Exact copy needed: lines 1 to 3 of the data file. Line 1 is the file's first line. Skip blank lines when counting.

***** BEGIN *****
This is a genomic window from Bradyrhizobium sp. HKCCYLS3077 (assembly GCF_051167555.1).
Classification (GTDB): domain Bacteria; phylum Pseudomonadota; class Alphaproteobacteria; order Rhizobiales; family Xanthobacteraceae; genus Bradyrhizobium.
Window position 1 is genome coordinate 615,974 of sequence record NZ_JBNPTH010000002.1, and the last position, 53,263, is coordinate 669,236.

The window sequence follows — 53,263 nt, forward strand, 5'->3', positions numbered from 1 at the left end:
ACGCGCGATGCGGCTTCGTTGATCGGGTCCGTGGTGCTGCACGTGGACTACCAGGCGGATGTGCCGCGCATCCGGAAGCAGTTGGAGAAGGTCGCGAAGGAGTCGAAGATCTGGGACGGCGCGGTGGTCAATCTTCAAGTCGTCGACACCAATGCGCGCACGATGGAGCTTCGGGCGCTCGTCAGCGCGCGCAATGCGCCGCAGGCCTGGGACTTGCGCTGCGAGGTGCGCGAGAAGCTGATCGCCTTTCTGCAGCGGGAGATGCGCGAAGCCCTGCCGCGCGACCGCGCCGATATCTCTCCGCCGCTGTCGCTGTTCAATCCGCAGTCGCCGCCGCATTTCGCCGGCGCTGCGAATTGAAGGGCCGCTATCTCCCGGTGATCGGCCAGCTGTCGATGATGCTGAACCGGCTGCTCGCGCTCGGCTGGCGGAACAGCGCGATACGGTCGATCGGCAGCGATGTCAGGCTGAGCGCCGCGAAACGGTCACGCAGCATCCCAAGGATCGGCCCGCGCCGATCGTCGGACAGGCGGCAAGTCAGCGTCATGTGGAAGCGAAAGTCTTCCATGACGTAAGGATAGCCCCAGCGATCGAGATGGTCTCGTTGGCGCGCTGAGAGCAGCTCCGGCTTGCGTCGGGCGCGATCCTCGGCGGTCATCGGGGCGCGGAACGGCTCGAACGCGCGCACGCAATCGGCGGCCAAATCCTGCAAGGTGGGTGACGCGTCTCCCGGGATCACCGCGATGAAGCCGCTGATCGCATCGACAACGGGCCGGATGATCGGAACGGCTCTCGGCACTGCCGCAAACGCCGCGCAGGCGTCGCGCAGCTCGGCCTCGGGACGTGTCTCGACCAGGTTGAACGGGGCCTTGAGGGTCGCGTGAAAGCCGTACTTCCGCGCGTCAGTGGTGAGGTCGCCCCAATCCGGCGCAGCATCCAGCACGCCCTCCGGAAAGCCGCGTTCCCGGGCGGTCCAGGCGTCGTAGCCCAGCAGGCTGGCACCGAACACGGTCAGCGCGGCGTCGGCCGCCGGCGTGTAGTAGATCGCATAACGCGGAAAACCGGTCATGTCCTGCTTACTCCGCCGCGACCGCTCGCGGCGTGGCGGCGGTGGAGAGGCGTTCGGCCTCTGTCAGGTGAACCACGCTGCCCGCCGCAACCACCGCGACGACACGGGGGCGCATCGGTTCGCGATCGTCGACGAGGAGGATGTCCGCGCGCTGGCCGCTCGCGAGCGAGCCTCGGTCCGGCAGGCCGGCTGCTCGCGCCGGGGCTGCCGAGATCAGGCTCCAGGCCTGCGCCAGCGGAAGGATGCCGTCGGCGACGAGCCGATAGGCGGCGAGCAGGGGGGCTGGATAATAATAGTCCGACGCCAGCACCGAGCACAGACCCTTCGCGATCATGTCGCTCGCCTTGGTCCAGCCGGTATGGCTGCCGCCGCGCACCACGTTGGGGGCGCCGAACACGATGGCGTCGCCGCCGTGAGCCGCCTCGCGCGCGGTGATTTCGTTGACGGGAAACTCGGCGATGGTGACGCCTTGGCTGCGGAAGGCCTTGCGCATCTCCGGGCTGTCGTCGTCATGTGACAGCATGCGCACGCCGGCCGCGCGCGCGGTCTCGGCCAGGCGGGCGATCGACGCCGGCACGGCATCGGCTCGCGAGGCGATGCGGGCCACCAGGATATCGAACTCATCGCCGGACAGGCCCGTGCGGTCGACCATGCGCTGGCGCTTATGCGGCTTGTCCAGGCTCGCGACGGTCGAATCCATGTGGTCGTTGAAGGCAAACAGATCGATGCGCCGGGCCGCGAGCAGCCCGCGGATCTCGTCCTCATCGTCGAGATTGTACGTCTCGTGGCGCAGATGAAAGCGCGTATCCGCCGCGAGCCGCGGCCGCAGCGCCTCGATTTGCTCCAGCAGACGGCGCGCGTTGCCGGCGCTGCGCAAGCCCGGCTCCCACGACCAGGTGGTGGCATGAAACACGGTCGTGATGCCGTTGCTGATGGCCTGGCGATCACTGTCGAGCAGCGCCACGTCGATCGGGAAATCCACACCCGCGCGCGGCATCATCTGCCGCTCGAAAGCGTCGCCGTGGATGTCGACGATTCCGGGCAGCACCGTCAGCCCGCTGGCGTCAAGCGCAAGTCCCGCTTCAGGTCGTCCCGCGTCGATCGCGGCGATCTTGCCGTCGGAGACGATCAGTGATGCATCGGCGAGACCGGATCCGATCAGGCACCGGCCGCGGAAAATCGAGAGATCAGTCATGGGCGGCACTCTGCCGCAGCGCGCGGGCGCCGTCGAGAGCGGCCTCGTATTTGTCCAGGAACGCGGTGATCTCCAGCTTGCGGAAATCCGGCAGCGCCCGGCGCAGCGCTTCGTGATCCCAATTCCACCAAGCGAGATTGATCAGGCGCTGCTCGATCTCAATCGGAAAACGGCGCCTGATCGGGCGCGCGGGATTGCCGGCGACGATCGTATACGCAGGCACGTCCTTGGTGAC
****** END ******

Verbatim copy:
This is a genomic window from Bradyrhizobium sp. HKCCYLS3077 (assembly GCF_051167555.1).
Classification (GTDB): domain Bacteria; phylum Pseudomonadota; class Alphaproteobacteria; order Rhizobiales; family Xanthobacteraceae; genus Bradyrhizobium.
Window position 1 is genome coordinate 615,974 of sequence record NZ_JBNPTH010000002.1, and the last position, 53,263, is coordinate 669,236.